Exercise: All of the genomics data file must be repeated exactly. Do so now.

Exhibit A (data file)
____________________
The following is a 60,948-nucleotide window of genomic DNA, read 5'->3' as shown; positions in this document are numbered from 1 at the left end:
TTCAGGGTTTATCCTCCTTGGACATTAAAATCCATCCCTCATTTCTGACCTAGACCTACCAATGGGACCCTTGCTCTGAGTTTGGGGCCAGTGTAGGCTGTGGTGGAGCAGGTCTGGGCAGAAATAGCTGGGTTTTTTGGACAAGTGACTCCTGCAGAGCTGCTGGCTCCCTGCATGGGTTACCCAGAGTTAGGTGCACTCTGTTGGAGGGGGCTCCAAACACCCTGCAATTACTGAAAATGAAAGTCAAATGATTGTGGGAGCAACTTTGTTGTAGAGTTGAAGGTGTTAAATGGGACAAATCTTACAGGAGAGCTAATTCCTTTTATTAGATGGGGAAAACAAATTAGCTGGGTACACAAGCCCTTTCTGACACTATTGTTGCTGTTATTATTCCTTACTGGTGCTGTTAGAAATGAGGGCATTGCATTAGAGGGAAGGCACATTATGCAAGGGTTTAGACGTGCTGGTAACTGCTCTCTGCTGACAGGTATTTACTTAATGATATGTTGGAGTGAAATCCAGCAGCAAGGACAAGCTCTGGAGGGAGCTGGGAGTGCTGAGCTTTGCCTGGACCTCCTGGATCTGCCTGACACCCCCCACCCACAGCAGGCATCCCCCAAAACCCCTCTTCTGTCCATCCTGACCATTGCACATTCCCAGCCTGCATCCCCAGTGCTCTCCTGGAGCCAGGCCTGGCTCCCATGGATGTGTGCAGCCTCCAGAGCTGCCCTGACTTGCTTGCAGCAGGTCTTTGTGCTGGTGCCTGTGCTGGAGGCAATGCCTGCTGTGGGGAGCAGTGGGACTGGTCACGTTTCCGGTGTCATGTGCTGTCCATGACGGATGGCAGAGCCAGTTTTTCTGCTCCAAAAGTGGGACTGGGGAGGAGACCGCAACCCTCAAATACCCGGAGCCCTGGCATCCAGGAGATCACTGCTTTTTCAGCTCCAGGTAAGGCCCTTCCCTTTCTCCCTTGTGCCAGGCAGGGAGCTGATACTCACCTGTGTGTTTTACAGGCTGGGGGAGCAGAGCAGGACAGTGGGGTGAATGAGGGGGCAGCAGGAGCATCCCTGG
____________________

The following is a 60,948-nucleotide window of genomic DNA, read 5'->3' as shown; positions in this document are numbered from 1 at the left end:
TTCAGGGTTTATCCTCCTTGGACATTAAAATCCATCCCTCATTTCTGACCTAGACCTACCAATGGGACCCTTGCTCTGAGTTTGGGGCCAGTGTAGGCTGTGGTGGAGCAGGTCTGGGCAGAAATAGCTGGGTTTTTTGGACAAGTGACTCCTGCAGAGCTGCTGGCTCCCTGCATGGGTTACCCAGAGTTAGGTGCACTCTGTTGGAGGGGGCTCCAAACACCCTGCAATTACTGAAAATGAAAGTCAAATGATTGTGGGAGCAACTTTGTTGTAGAGTTGAAGGTGTTAAATGGGACAAATCTTACAGGAGAGCTAATTCCTTTTATTAGATGGGGAAAACAAATTAGCTGGGTACACAAGCCCTTTCTGACACTATTGTTGCTGTTATTATTCCTTACTGGTGCTGTTAGAAATGAGGGCATTGCATTAGAGGGAAGGCACATTATGCAAGGGTTTAGACGTGCTGGTAACTGCTCTCTGCTGACAGGTATTTACTTAATGATATGTTGGAGTGAAATCCAGCAGCAAGGACAAGCTCTGGAGGGAGCTGGGAGTGCTGAGCTTTGCCTGGACCTCCTGGATCTGCCTGACACCCCCCACCCACAGCAGGCATCCCCCAAAACCCCTCTTCTGTCCATCCTGACCATTGCACATTCCCAGCCTGCATCCCCAGTGCTCTCCTGGAGCCAGGCCTGGCTCCCATGGATGTGTGCAGCCTCCAGAGCTGCCCTGACTTGCTTGCAGCAGGTCTTTGTGCTGGTGCCTGTGCTGGAGGCAATGCCTGCTGTGGGGAGCAGTGGGACTGGTCACGTTTCCGGTGTCATGTGCTGTCCATGACGGATGGCAGAGCCAGTTTTTCTGCTCCAAAAGTGGGACTGGGGAGGAGACCGCAACCCTCAAATACCCGGAGCCCTGGCATCCAGGAGATCACTGCTTTTTCAGCTCCAGGTAAGGCCCTTCCCTTTCTCCCTTGTGCCAGGCAGGGAGCTGATACTCACCTGTGTGTTTTACAGGCTGGGGGAGCAGAGCAGGACAGTGGGGTGAATGAGGGGGCAGCAGGAGCATCCCTGG